“How did you know it was in my bed? ”

“The big lump kind of gave it away, honey.”

It keeps moving from one lumpy hiding place to another and she has all but threatened to start selling my stuff if I kept trying to find it.  When I explained that that was kind of the whole idea behind this process, Molly said, “Well, what about your baseball cards or grandpa’s fly fishing stuff?  Maybe  I’ll just get rid of that stuff!”

“Honey, those things are nothing like the cookie jar,” I said.  “Those things have value.  The cookie jar is butt-ugly, worthless and there is nothing redeeming about it.”

“It was grandma’s and that’s what’s redeeming about it.”


And therein lies the rub.  That one sentence summarized my entire existence and the reason that I’ve been an avid keeper of such things my whole life.  Each little thing that I keep has some special meaning to me, just like that cookie jar has for my daughter.  Every item, in every box of junk stored downstairs in the dark, has a thread attached to it that leads through my brain to a long ago time and place and an almost forgotten memory.  Holding that thing, or smelling that smell (Play-Doh brings me back to Mrs. Thompson’s 2nd grade class) means that I haven’t forgotten that event.  And since I don’t keep things that bring to mind dark times, like the broken tooth from my first fight, all of the strings lead to good things, happy memories and happy times.  That is why my daughter can’t get rid of the Rhino and why I struggle to get rid of my stuff.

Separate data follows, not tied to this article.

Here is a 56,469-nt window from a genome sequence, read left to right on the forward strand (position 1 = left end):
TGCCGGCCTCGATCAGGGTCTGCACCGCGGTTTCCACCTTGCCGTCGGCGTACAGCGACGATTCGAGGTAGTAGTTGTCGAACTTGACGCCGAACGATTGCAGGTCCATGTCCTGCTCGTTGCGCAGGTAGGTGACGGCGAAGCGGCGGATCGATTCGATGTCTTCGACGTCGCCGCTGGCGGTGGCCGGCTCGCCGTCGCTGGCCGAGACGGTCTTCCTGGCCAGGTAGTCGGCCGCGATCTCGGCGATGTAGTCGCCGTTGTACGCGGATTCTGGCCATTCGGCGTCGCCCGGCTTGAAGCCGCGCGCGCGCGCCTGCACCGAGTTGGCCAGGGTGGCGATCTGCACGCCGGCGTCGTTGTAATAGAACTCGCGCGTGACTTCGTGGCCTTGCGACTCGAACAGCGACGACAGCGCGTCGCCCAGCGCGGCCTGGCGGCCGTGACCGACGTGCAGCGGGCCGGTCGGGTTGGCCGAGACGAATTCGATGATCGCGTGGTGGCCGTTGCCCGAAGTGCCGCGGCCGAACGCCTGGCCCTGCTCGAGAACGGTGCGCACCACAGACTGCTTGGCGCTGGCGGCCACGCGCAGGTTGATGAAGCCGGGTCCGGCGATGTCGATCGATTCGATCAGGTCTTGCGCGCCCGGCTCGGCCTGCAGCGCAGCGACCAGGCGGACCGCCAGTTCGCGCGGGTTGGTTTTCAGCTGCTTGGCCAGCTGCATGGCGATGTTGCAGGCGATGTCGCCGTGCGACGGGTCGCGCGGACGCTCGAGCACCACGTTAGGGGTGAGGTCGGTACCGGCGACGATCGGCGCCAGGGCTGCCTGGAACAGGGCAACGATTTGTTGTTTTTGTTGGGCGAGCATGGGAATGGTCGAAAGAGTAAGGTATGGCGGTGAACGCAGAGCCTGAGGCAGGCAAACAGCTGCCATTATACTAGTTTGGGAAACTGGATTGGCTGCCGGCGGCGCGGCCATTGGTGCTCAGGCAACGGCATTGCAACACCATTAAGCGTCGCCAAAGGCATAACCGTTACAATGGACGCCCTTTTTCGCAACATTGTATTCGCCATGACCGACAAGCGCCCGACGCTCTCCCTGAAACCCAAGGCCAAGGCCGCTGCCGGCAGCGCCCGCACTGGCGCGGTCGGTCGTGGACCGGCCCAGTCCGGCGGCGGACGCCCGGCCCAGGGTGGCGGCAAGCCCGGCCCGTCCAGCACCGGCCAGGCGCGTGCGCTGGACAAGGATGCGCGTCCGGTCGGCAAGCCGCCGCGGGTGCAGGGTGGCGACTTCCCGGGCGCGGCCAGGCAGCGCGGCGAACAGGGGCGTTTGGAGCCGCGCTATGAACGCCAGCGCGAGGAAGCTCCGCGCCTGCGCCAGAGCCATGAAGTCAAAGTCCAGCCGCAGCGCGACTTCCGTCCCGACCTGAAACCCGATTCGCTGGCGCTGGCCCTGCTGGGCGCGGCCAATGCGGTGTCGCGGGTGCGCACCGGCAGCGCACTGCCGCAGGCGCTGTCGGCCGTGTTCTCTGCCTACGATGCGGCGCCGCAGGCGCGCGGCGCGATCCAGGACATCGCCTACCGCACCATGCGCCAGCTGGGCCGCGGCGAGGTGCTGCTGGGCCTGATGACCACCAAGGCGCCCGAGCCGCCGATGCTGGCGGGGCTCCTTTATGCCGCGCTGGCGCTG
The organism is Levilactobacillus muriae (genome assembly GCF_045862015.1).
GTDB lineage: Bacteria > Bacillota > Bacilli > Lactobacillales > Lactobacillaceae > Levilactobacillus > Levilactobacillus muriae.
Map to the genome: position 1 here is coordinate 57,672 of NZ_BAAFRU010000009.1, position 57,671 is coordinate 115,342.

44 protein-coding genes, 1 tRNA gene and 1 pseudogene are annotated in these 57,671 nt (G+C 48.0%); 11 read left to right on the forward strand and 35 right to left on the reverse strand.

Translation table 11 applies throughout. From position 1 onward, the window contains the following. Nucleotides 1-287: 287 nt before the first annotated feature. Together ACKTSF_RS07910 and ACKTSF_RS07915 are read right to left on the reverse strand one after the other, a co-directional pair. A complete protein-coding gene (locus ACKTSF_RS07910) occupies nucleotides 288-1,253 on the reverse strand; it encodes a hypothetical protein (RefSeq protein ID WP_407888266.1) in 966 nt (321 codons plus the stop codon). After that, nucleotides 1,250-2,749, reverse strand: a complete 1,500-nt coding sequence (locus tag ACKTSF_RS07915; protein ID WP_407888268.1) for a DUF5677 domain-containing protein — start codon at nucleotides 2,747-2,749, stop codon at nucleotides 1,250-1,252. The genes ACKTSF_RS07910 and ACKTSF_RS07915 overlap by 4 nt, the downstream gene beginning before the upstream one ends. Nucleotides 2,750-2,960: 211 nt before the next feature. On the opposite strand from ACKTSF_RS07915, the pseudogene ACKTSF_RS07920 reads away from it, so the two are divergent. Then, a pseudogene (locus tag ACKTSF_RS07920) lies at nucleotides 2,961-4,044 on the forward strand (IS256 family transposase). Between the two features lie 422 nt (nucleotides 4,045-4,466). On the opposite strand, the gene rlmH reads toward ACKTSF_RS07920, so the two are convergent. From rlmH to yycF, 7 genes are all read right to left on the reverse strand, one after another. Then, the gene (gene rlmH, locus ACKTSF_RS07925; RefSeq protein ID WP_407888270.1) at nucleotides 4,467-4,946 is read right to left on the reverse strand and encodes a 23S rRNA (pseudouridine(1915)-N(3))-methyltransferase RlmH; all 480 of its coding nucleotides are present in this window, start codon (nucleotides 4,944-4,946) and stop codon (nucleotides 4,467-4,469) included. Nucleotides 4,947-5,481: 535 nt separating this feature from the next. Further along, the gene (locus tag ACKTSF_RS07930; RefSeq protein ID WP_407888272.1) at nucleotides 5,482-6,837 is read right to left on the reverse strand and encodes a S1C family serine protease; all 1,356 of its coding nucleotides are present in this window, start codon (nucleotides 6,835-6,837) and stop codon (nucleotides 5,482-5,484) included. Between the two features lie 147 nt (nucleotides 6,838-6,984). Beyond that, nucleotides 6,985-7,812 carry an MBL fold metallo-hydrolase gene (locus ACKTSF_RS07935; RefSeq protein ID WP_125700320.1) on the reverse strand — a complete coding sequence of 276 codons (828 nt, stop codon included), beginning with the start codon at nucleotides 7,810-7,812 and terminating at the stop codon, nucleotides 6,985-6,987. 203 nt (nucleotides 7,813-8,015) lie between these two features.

To my daughter, that cookie jar is the thread that leads to her grandma.  I have no idea where my mom actually got the cookie jar, but it is not from my childhood (which consisted of decorations that glorified the Alaskan existence).  African animals were for picture books, not for counters.   It was probably a white elephant gift or bought at a thrift store, but this one, ugly, tacky Rhino has been a constant presence in my parent’s house from the time my kids were born.  

We visited my parent’s home on Camano Island two or three times a year and even before the hugs were over  and the cartoon network was turned on (we never had cable), the kids were into the “magic” cookie jar – which was always full no matter how many hands had been in it.  

The sound of that lid being lifted and set back down is etched into my memory.  I couldn’t reproduce that sound if you asked me, but I would be able to pick it out from hundreds of other lids being lifted and replaced on hundreds of other cookie jars.  That sound is a thread and that thread is what keeps me, I mean her, from being able to get rid of this really ugly thing.